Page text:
‘I’d a great family, lovely home and two cars in the driveway, but I lost it all through drink


With Alcohol Awareness Week under way, one Belfast dad tells Karen Ireland how his drinking cost him his wife, family and home, leaving him suicidal.

Michael Bailey (40), lives in Belfast. He has three children aged 13, nine and three. He says:

When I was in my 30s life was good. I was married and had a good job as a sales manager. We had a lovely home, two cars in the driveway and three gorgeous children.If I’ve learnt anything in the last couple of years it is that material things don’t matter – they can be gone in the blink of an eye. It is family and relationships which matter, and a peaceful mind.

That’s what happened to me when alcohol took over my life.

I was a social drinker from the age of 17, but in my 20s I started to drink more at home than when I went out. I would drink about eight to 10 cans of beer a night.

My marriage started to suffer because of my drinking. I felt useless and moved out of the family home.

Getting divorced hit me hard and I began to drink even more to hide my feelings.

I stopped visiting my children, as I didn’t want them to see what I was becoming. And slowly my family and friends started turning away from me – no one felt they could help me.

By this stage I was still working, but I was hiding my drinking. Then, when I lost my driving licence again for drink driving, everything went downhill.

I lost my job and my home, but even then I still didn’t want to wise up and admit what was going on. I would drink all day – never for the taste, just for the effect.

By this stage I was drinking spirits and had started taking drugs as well. I drank in the morning to wake myself up and to get out – anything I did, I had to have a drink first.

With no home, I would break into my mum’s house and stay there as she spent a lot of time living in Portugal.

Around this time my father died and this was an excuse for me to drink more. I didn’t recognise the person I was becoming; stealing money from friends and family to buy drink.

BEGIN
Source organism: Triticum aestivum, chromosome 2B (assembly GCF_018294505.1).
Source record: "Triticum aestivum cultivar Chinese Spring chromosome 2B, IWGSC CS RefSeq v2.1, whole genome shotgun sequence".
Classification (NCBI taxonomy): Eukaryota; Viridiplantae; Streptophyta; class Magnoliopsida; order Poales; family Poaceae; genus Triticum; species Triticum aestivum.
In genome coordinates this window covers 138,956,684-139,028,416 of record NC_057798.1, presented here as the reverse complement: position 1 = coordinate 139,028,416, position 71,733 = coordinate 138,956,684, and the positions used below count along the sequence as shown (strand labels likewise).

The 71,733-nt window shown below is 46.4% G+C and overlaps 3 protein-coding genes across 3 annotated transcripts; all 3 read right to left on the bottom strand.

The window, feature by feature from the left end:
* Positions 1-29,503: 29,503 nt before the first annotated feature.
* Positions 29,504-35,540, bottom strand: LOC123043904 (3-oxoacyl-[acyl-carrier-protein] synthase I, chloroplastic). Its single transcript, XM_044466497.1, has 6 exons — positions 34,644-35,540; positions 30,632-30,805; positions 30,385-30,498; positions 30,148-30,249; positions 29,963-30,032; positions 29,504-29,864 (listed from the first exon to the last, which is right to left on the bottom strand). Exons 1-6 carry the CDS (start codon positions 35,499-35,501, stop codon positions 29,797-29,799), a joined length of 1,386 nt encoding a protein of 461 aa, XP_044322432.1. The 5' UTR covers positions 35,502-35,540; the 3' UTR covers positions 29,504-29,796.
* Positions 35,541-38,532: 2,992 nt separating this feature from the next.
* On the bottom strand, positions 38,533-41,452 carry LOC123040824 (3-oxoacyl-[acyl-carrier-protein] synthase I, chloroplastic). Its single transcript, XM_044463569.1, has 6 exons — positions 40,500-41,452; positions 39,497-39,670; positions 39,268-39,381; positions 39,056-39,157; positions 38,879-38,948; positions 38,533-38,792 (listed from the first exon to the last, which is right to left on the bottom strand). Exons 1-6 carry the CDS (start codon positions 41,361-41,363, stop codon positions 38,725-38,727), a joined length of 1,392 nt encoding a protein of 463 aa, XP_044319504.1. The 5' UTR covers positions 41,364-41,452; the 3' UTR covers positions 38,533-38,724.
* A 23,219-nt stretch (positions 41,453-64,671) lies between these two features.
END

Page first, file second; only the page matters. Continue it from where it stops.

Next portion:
I was breaking into houses to have somewhere to sleep and just drinking and using (drugs) all day. Then I would get into trouble with the police and was arrested several times. I wasn’t really a criminal – just a nuisance to them. I would get court dates – but I wouldn’t turn up, as I was always drunk. After a drunken fight I ended up with a three-year suspended sentence on an assault charge. As well as dealing with the alcoholism, I was deeply depressed. I started to think that life would be better off without me and I attempted to take my own life three times.

I always took pills and alcohol and looking back now it was probably a cry for help.

Eventually I went to rehab in St Consilio in Newry for a 12-week residential course. However, I didn’t finish the programme as I was caught with substances in my blood and urine.

Rock bottom came when I finally accepted things in my own head and realised how low my life had sunk – what I had become and what I had lost.

I realised I had lost all dignity. I had no personal hygiene. Everything about my lifestyle was disgusting. It had to stop – for me.

I remember thinking to myself “what sort of a man has to have a drink of vodka before getting out of bed in the morning?”

After this realisation I went on a three-month programme in Kildare and it was the hardest thing I have ever done in my life.

Then I found Addiction NI – it was a lifeline and my saving grace. There were people there just like me who had been through something similar or worse and had got their life back together. I had hope for the first time in four years.

That was two years ago, and I haven’t had a drink since. The best thing for me was one-to-one counselling. It gave me a safe place to talk, admit to my problems and start dealing with them.

One of the hardest things for an addict is coming out of rehab and finding there is no support on the other side. There needs to be more support after treatment.

Addiction NI has been fantastic and now I volunteer with them. Hopefully I can help anyone else overcome addiction.

At my lowest point I needed to re-learn how to live; things like going shopping for food, getting housing advice and how to make new friends. I was so vulnerable and they helped me navigate my way back. I had to learn how to live without drink and drugs.

Life is now good.

I am reconciled with my family and spend time with them now. I also see my children – who are now 13, nine and three – as often as possible. They are the reason I stay sober every day now.

I have a small apartment and not much in the way of material goods, but for the first time in a long time I can sleep in my own bed at night without worrying. I have peace of mind, which is worth its weight in gold.”

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